#1,111 – Converting an Integer to a String in a Different Base

You can convert an integer-based value to a string using the ToString method on the integer.  This results in a string representing the integer as a base 10 number.

            int i = 42;
            // ToString() called implicitly
            Console.WriteLine(i);  // base 10

1111-001

You can also convert integer-based values to strings that represent the number in base 2 (binary), 8 (octal), or 16 (hexadecimal).  You use the Convert.ToString method, passing it the number to convert and the base.

            int i = 42;
            int i2 = 1964;
            int i3 = -128;

            Console.WriteLine("{0} dec, {1} hex, {2} oct, {3} bin",
                i,
                Convert.ToString(i, 16),
                Convert.ToString(i, 8),
                Convert.ToString(i, 2));

            Console.WriteLine("{0} dec, {1} hex, {2} oct, {3} bin",
                i2,
                Convert.ToString(i2, 16),
                Convert.ToString(i2, 8),
                Convert.ToString(i2, 2));

            Console.WriteLine("{0} dec, {1} hex, {2} oct, {3} bin",
                i3,
                Convert.ToString(i3, 16),
                Convert.ToString(i3, 8),
                Convert.ToString(i3, 2));

1111-002

#1,015 – Rendering a Byte Array as a Series of Hex Characters

You can use the BitConverter class to get a hex representation of a string of bytes.

For example:

            byte[] someBytes = { 0x83, 0xDF, 0x0A, 0xA3, 0x92 };

            string hex = BitConverter.ToString(someBytes);
            Console.WriteLine(hex);

1015-001

#1,001 – Representing Unicode Surrogate Pairs

UTF-16 encodes Unicode code points above U+FFFF using surrogate pairs that take up 4 bytes.

You can specify a surrogate pair within a string literal by inserting the character directly into the string (provided that you have a keyboard that can insert the character):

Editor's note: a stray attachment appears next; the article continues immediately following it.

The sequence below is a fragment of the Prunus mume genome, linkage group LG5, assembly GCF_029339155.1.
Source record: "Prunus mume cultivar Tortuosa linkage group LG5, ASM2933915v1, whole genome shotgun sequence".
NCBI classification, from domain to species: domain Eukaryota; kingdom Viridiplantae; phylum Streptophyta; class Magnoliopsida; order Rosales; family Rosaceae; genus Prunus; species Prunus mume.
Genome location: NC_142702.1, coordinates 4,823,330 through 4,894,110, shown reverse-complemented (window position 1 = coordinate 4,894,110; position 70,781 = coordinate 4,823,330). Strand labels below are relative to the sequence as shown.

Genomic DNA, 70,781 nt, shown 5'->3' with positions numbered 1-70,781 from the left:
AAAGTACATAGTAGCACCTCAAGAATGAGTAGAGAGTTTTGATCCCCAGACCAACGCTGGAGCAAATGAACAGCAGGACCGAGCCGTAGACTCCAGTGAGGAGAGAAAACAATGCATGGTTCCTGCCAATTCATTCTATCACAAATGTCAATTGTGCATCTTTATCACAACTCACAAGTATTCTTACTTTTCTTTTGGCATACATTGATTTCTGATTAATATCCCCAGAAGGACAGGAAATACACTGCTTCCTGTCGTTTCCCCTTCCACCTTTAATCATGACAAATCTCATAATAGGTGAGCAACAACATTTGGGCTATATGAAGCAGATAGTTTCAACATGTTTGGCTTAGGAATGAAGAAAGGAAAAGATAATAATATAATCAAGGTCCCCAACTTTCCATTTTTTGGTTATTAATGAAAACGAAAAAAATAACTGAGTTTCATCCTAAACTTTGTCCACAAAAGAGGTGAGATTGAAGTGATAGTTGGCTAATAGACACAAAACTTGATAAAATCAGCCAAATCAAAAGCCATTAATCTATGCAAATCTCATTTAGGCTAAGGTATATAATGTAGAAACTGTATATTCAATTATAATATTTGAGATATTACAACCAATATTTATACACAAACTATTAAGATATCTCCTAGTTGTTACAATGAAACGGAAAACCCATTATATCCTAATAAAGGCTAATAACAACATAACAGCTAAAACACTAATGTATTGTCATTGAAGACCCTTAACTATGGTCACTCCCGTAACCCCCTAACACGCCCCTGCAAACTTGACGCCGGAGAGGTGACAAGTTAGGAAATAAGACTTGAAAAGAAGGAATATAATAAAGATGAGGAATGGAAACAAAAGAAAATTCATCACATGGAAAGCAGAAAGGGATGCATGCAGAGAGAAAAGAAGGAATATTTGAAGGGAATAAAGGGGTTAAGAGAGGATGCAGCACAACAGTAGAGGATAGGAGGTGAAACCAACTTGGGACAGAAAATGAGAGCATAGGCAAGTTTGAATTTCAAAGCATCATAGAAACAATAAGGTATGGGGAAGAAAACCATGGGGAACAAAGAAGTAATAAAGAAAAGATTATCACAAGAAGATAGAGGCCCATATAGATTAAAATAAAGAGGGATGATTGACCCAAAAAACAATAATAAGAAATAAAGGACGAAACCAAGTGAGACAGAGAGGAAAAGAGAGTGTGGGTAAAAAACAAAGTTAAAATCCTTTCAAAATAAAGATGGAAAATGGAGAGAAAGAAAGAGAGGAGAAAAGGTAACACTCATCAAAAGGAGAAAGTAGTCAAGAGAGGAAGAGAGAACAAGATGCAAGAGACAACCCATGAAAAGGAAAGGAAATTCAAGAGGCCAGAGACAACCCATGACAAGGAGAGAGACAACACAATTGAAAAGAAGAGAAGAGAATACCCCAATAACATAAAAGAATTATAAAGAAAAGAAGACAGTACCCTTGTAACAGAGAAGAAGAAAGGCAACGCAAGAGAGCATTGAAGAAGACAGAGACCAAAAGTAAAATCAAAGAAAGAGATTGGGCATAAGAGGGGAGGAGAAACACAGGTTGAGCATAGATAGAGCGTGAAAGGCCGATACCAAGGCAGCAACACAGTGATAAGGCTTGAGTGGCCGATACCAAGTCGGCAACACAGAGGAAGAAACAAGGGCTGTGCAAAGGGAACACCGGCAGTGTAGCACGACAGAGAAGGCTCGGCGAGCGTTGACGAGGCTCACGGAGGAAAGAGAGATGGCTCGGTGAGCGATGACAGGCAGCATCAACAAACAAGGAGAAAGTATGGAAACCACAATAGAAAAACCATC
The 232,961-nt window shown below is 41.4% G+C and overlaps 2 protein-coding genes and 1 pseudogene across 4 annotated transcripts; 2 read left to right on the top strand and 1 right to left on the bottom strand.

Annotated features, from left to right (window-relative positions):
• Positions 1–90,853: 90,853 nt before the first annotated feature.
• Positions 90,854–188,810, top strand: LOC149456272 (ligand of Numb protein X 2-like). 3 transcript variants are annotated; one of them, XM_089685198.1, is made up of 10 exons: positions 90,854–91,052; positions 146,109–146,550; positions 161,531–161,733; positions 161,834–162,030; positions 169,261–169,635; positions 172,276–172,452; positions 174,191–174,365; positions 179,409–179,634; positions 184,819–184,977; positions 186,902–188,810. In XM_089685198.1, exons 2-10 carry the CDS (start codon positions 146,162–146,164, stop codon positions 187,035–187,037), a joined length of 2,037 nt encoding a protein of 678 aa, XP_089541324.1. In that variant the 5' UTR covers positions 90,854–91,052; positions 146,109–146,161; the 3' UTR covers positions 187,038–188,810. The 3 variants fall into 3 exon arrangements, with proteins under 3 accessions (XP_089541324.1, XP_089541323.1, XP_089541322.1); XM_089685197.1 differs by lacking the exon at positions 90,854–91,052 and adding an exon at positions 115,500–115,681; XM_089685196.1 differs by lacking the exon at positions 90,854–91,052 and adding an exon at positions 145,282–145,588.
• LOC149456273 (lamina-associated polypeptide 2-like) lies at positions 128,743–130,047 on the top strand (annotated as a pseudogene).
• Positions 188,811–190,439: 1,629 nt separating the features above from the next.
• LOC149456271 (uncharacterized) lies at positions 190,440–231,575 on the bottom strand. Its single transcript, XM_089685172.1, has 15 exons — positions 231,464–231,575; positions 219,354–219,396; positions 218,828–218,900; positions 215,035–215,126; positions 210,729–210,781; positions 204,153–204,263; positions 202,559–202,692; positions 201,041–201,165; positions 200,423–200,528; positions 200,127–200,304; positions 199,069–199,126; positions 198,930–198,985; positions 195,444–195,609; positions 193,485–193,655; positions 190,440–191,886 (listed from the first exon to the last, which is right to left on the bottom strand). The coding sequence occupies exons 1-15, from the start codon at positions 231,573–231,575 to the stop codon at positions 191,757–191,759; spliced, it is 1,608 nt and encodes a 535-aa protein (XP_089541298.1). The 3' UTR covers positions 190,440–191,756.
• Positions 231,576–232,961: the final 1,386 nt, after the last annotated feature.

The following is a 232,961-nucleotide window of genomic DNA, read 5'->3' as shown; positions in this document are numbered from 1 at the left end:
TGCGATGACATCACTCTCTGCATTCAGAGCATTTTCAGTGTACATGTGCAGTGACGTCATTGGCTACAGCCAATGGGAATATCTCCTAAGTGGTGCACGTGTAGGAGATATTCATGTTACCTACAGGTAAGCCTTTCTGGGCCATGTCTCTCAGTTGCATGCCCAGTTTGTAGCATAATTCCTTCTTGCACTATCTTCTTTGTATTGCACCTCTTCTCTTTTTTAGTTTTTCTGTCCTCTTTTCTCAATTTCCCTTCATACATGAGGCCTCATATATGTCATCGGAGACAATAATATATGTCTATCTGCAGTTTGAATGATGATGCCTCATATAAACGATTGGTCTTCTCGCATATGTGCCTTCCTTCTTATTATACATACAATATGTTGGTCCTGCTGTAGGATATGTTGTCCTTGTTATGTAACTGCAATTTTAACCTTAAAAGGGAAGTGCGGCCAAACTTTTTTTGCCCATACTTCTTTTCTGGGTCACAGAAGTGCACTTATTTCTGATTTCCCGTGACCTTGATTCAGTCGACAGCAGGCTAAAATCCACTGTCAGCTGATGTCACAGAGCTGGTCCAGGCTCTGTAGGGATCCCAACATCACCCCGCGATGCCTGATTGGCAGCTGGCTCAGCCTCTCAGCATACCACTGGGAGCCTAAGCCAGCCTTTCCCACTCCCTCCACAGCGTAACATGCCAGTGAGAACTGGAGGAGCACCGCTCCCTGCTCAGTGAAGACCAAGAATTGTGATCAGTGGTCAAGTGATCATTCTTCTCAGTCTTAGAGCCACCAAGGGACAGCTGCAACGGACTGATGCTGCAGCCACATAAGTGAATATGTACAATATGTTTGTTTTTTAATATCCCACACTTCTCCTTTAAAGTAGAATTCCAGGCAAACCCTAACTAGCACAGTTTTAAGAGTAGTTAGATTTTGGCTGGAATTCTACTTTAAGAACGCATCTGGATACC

string myString = "𠈓";   // CJK Ideograph

You can also represent the surrogate pair within a string literal using the \Unnnnnnnn (4 byte) syntax to specify the Unicode code point or the \unnnn\unnnn syntax to specify the encoded surrogate pair value.

            string s1 = "\U00020213";    // Codepoint E+20213
            string s2 = "\uD840\uDE13";  // Surrogate pair

1001_001
Note that because a surrogate pair requires more then 2 bytes, you cannot represent a surrogate pair within a single character (System.Char) literal.

#320 – The Constant Expression for a Reference-Typed Constant Must Be Null

The declaration of a constant may use a reference type as the type of the constant.  However, reference types other than string are seldom seen.  The compiler needs to evaluate the value of the constant at compile time.  This means that the constant expression cannot invoke a method on a reference type.  The only valid value in the expression is therefore null.

            // Marginally useful
            const Dog TheNullDog = null;

            // Not allowed - Compile-time ERROR
            const Dog ConstantBob = new Dog("Bob");

One exception to this rule about only using null in a constant expression for a reference type is the string (System.String) class.  A constant of type string may be initialized with a string literal.

            // string constants can be initialized, although they are reference types
            const string MyDogsName = "Kirby";

#98 – Using an Indexer to Get a Specific Character In a String

In C#, you can use the indexer operator [ ], to get a specified character in a string.

The indexer takes a zero-based integer as an index into the string.  0 returns the first character and n-1 (where n is the length of the string) returns the last character.

 string s = "ABCDE";
 char c = s[0];   // A
 c = s[2];        // C (3rd char)
 c = s[4];        // E

Using a negative value for the index will result in an IndexOutOfRangeException being thrown.

Note that indexers work to extract Unicode characters only if they are 2-byte UTF16 characters.  The indexer cannot retrieve a 4-byte surrogate pair.

 string s = "A€C";
 char c = s[1];         // Works: €

 s = "A𠈓C";
 c = s[1];       // Doesn't work: unprintable character